Examination of Witnesses (Questions 580
WEDNESDAY 24 JANUARY 2001
MR T MATTHEWS
580. Having noted the point you just made there
and the discussions you had with the workers' representatives,
would it be that the structure within the Agency for recruiting
staff and maintaining staff needs overhauling? Do you need to
look at it again? Is it the structure which is weak? Is this the
reason why you could not use the money to get staff? Is it because
of the structure?
(Mr Matthews) I am sure there are ways in which we
could improve our recruitment processes but I do not think that
was the major problem we faced in the back end of 1999-2000. It
was the delay in getting security on the resource actually being
there and problems in the market for those particular skills,
recruiting those at very short notice.
581. Are you saying the Department did not react
to the request for extra staff early enough? Is that what you
(Mr Matthews) I would not put it in that way. The
process of the money being confirmed got out of line with our
need to recruit those staff very quickly. Taken over the two financial
years that gave us a reasonable amount. It was this shuffle we
all have to live with at the end of the financial year which meant
we did not need that amount of resource in that financial year,
but we did need it on an ongoing basis.
582. Was that your fault or the Department's
fault that there was a shambles over the allocation of money?
(Mr Matthews) I am not clear on the timing of that
and what the substance of those discussions was. The fact is that
by the time the Agency had clearance to recruit, it was almost
certainly too late.
583. It is a good question. Do the Department
when they are monitoring what you do say to you that you have
it wrong and therefore they are not pleased with the results?
(Mr Matthews) In these circumstances the Department
were more than happy to be able to take the money back.
Chairman: That is not exactly unique. I have
never known a Treasury which was not happy to take money back.
584. But actually the road condition both on
trunk roads and on motorways deteriorated during this period when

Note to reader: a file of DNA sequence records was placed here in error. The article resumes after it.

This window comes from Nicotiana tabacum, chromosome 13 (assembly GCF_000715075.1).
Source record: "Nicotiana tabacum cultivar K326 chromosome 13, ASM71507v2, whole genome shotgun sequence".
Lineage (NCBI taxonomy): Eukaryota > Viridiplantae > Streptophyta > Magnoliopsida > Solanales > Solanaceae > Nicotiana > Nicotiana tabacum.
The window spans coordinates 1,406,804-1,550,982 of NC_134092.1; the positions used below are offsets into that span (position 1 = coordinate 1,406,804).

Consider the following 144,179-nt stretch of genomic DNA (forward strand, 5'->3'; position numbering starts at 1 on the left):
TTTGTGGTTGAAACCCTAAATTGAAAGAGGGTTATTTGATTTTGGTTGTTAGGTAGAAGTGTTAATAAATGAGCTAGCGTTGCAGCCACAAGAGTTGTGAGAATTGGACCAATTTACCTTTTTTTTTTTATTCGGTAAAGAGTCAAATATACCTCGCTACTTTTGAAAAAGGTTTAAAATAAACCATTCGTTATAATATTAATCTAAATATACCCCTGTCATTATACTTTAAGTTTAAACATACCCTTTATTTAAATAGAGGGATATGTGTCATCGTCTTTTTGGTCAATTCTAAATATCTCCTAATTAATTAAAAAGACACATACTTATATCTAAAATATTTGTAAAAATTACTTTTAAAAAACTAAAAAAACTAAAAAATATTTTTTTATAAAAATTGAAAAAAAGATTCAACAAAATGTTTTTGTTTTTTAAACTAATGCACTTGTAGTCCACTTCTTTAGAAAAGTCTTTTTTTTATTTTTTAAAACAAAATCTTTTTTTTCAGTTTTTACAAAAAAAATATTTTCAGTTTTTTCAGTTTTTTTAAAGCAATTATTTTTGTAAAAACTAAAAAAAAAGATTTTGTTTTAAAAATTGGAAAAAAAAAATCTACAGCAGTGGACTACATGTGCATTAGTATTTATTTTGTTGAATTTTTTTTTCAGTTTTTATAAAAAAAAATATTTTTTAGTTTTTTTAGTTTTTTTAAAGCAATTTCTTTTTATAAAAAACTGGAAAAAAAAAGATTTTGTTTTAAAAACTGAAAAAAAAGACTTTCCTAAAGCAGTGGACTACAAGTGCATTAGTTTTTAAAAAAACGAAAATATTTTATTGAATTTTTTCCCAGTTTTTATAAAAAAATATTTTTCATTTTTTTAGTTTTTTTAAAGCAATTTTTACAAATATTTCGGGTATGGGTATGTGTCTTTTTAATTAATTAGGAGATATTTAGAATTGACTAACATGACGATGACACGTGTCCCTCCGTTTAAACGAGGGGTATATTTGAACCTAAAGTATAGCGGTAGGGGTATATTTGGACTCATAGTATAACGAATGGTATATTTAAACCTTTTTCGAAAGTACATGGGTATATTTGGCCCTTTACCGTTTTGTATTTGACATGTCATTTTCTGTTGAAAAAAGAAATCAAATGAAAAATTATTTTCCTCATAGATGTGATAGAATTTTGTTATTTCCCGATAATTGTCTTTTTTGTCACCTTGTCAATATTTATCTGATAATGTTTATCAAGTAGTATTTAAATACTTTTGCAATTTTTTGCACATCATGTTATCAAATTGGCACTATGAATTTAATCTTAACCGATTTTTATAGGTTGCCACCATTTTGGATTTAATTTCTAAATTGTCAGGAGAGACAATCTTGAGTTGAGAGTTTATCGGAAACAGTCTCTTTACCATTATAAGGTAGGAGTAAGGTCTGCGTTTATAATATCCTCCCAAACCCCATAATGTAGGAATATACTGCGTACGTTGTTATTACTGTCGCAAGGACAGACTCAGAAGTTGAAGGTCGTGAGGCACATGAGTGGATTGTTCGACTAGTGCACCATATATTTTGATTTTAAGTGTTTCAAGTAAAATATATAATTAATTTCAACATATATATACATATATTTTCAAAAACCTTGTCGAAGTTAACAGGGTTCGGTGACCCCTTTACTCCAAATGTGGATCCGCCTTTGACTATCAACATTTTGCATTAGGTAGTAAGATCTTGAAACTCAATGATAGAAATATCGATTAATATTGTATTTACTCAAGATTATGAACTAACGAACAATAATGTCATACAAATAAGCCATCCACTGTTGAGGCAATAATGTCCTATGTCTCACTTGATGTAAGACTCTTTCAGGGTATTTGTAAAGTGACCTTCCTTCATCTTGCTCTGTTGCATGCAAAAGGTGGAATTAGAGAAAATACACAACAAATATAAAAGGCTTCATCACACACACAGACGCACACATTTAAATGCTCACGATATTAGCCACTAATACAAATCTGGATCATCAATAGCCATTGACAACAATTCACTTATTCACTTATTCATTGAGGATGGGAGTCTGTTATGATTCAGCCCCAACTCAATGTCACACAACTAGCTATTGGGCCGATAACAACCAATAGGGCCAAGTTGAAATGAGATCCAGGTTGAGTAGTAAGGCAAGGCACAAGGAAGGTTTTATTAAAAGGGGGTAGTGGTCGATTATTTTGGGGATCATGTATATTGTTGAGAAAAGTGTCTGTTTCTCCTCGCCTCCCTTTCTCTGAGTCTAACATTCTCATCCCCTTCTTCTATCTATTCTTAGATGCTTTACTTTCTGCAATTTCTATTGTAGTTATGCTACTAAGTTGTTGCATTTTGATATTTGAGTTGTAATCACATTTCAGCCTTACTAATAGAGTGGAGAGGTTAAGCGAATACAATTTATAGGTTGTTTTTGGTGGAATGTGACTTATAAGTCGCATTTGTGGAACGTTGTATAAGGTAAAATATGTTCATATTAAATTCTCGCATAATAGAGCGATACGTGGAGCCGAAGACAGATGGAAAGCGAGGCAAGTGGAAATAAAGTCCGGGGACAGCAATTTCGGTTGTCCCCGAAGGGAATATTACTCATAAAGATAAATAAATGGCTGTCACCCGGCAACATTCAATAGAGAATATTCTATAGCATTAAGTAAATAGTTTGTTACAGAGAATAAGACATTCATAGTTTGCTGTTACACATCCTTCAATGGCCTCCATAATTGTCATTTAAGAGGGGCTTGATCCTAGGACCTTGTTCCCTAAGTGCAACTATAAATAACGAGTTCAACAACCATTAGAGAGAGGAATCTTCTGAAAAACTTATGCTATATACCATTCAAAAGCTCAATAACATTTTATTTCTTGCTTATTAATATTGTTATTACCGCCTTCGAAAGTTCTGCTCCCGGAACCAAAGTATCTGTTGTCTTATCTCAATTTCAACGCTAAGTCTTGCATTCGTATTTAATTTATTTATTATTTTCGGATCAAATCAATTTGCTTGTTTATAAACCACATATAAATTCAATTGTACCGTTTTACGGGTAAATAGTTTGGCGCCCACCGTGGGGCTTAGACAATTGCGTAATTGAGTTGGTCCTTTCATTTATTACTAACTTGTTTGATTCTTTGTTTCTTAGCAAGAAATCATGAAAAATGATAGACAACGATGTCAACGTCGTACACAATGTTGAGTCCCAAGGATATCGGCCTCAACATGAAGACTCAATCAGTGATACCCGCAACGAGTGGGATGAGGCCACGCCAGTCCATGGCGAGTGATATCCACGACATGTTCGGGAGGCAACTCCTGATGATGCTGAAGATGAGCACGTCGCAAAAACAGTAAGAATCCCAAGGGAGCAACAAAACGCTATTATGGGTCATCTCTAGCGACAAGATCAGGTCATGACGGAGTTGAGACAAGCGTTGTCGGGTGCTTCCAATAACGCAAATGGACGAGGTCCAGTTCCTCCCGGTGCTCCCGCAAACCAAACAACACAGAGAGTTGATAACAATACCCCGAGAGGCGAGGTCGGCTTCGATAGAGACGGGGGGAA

the money was not being spent.
(Mr Matthews) No, that is not the case.
(Mr Thorndike) No. If you look at the national road
maintenance condition survey on trunk roads it has been a broadly
level standard, consistent standard since 1994.
585. In real terms. We do want to know what
you have spent on road maintenance in 2001-2002 by comparison
(Mr Thorndike) Broadly the money is the same. Why
I say broadly is that to provide a detailed answer we have to
go back and we have to take out all the London figures, because
on 3 July a significant proportion of our network was transferred
to Transport for London so there is not a direct comparison between
the published figures for 1998-99 and 2000-2001. Broadly the level
of funding is the same.
586. When do you expect your refocusing on maintenance
and the allocation of additional funds for maintenance to lead
to an improvement in the condition of trunk roads?
(Mr Matthews) We have a target which is that no more
than seven to eight per cent of the network needs to be maintained
at the end of every year. That is the way of assuring us and the
public that the state of the highway is in a good condition. That
is what we deliver and we have spending plans over the next three
years to do that.
587. How do you work that out? I have a trunk
road leading up to a motorway. The foliage is never cut down at
the side of it, it blocks signs, the gutters have silt in and
all the drains seem to have silted up. You try to get you people
moved to get something done and there is just nothing. It really
does annoy me that you are not spending this money on maintenance.
How many inspectors do you have going out and looking at the condition
of the trunk roads?
(Mr Thorndike) On the condition of all our trunk roads,
there is a safety patrol every day and then further detailed inspections
are done, depending on the category of road and the type of structure.
588. Are you sure that is being done?
(Mr Thorndike) Yes, it is being done.
589. I need from you a short note which tells
us the difference between the two sets of figures.
(Mr Thorndike) Yes.
Chairman: You have been very patient. Thank
you very much. We are grateful to you.